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baseballart
05-24-2012, 11:30 PM
I was listening to Fred Snodgrass in The Glory of Their Times. When he was talking about Bugsy Raymond, he said that after Bugsy was suspended for the Giants, he used to sign baseballs at the local bar, and never had to buy a drink accordingly.

Like a lot of oral history, there may be more fiction than fact in this. However, I thought I would ask the autograph people if Bugsy Raymond autographed balls have shown up in the collecting world more often than expected, perhaps giving some credence to Fred Snodgrass's story.

Max

prewarsports
05-25-2012, 12:24 AM
Single signed balls from that era basically dont exist. Even team signed balls of that era are almost non-existant. I bet that is a piece of folklore that sprang up well after Raymonds years on this earth were up. He might have traded Baseballs for drinks and made up some story of the balls significance, but I doubt he was autographing baseballs for people 100+ years ago.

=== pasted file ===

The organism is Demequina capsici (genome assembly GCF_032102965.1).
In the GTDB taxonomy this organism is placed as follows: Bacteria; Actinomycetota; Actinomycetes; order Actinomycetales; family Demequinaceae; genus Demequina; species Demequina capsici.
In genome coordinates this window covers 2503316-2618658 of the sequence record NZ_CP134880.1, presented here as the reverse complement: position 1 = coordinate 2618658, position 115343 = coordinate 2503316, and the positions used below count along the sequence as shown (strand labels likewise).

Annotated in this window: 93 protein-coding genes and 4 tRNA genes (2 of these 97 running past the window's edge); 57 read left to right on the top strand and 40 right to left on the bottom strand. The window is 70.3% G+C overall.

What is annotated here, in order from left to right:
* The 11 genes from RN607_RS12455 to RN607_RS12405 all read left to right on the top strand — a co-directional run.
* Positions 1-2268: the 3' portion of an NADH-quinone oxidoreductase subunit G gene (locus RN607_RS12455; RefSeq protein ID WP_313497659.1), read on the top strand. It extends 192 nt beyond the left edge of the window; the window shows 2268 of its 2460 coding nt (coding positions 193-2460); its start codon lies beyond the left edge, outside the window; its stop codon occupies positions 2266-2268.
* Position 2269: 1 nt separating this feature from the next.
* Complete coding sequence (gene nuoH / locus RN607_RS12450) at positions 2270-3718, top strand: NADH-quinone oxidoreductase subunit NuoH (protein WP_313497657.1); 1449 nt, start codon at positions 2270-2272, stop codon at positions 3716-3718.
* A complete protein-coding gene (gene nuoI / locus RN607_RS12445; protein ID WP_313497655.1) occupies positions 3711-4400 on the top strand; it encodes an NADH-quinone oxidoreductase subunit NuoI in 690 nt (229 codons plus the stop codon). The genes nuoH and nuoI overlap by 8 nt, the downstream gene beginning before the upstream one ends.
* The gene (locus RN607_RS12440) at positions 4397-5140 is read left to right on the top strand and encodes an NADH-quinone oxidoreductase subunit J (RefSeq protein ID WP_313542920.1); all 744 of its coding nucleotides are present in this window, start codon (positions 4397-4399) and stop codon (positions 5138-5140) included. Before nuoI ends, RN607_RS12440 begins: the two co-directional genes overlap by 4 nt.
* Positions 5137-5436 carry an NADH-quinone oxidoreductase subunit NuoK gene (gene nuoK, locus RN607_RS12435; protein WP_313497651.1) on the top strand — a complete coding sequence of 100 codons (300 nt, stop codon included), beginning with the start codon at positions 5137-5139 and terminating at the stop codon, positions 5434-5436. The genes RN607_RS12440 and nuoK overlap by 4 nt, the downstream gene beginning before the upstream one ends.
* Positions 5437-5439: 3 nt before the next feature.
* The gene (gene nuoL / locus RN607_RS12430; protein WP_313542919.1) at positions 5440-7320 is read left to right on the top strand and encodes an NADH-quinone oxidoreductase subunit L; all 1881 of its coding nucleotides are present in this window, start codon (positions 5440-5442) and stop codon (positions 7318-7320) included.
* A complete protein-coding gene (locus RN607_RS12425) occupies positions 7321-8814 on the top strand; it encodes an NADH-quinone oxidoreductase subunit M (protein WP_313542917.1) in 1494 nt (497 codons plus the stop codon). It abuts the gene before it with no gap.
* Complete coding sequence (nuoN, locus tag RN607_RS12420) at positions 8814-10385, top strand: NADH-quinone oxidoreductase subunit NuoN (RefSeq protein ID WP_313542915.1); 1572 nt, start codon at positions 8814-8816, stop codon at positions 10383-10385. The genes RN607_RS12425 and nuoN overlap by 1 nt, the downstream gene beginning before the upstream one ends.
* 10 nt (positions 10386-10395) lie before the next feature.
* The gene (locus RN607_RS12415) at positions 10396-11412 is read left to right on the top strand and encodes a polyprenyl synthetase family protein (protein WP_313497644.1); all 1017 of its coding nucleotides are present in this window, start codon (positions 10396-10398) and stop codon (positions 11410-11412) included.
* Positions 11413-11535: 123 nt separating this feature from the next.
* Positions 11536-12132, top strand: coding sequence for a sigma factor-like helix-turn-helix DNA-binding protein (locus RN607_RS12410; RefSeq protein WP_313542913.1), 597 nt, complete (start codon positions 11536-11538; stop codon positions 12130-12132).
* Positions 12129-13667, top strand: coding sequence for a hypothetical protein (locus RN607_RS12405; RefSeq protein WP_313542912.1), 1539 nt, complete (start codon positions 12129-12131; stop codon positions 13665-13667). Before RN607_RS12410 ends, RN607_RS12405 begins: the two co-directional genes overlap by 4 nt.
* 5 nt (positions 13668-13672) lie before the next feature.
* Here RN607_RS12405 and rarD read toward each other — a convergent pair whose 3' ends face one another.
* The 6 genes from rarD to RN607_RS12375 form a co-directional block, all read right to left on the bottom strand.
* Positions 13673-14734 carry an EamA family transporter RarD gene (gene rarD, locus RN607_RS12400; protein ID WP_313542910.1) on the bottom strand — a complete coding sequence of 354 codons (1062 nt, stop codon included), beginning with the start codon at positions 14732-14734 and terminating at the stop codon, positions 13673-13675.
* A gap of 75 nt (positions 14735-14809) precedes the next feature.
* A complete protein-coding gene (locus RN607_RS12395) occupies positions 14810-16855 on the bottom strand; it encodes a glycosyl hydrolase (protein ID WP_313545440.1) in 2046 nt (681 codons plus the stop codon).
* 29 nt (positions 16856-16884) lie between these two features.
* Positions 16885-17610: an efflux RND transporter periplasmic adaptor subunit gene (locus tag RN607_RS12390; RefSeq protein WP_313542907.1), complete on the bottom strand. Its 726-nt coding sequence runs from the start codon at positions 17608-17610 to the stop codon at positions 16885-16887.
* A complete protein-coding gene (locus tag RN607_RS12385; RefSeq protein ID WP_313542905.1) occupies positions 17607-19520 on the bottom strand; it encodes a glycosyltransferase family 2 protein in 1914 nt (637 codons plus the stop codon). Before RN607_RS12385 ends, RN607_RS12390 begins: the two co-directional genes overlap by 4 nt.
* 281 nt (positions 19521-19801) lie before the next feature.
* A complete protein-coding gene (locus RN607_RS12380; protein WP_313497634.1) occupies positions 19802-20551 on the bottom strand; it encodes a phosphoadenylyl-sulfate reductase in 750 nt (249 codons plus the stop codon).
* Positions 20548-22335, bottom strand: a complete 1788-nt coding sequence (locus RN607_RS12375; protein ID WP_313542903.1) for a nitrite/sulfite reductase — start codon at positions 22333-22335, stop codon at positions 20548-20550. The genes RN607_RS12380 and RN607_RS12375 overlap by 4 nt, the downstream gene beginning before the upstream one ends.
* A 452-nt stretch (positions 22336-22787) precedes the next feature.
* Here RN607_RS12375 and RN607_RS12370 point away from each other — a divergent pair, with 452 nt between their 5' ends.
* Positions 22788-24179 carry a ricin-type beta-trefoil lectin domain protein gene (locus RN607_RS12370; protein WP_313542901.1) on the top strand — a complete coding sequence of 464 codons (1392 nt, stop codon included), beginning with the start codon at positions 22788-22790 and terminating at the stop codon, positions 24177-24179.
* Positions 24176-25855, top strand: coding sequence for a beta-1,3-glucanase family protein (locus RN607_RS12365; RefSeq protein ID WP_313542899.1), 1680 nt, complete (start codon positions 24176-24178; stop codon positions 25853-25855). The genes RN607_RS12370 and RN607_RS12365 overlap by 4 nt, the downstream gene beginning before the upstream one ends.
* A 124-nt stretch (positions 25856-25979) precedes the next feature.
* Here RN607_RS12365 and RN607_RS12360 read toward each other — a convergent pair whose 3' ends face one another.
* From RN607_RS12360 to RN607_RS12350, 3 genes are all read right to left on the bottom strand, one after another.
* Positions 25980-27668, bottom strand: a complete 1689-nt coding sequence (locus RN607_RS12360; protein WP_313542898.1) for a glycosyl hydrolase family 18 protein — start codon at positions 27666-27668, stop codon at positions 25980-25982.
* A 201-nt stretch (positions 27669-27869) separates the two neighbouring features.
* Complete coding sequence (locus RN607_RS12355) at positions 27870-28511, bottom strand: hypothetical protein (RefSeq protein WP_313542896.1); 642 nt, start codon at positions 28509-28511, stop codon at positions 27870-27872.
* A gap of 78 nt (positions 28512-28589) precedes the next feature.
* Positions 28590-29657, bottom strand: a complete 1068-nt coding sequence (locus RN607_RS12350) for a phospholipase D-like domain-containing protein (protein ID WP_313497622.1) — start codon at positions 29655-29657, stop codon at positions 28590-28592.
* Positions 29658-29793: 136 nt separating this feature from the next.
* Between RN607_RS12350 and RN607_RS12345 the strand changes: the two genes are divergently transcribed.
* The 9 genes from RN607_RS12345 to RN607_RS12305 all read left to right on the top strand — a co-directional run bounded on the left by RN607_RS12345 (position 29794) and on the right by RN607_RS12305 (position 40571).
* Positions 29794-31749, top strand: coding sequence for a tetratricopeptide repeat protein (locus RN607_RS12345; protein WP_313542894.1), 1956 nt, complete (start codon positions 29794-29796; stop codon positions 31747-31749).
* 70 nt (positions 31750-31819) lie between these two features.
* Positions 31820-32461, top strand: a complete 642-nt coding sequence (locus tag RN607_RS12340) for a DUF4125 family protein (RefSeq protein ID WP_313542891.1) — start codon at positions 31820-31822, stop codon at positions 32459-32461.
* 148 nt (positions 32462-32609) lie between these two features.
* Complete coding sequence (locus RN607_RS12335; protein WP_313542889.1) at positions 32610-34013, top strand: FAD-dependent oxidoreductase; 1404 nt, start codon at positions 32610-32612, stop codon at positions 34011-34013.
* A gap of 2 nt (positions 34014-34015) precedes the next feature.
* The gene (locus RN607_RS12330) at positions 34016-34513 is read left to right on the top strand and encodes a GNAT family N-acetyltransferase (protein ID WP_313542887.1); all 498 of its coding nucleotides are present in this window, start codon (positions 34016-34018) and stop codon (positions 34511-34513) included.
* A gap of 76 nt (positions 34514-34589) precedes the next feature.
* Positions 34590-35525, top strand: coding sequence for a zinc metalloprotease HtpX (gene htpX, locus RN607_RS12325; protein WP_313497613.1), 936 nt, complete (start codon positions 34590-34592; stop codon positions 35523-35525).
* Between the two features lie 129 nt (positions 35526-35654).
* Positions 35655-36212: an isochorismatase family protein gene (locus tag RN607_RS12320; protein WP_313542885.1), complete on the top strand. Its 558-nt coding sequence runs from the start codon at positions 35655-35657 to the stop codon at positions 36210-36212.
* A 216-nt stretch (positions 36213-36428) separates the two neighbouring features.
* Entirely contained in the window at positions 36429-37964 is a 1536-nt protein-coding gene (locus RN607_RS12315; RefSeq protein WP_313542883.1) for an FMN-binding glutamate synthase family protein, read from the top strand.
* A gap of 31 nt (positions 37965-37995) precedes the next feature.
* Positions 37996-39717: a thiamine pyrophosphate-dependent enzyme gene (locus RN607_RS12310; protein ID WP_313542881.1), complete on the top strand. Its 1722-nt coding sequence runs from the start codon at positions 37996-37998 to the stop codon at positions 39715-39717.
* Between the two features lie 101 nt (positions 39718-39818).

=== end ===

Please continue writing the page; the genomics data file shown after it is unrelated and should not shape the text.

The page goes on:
I also remember a story once where a teammate of King Kellys remembered that during his playing days people would mob King Kelly for his autograph. If that is true, whay has there NEVER been a King Kelly autograph surface in an autograph book besides the one owned by a teammate that sold a decade ago? Because the story is not true thats why.

Rhys

JimStinson
05-25-2012, 03:13 PM
I have heard the exact same story but it was HONUS WAGNER not Raymond that used to trade signed baseballs for beers. As Pirates coach he would take a handful of practice balls when he left the park for the pub. Which would make sense because as rumor has it Wagner was a bit of a "pinch penny"

In 30 years I've only seen 1 purported Raymond autograph offered on ANYTHING. Considering the value scale of the time the baseball itself would have had more value than the autograph. In both cases

jerseygary
05-25-2012, 04:02 PM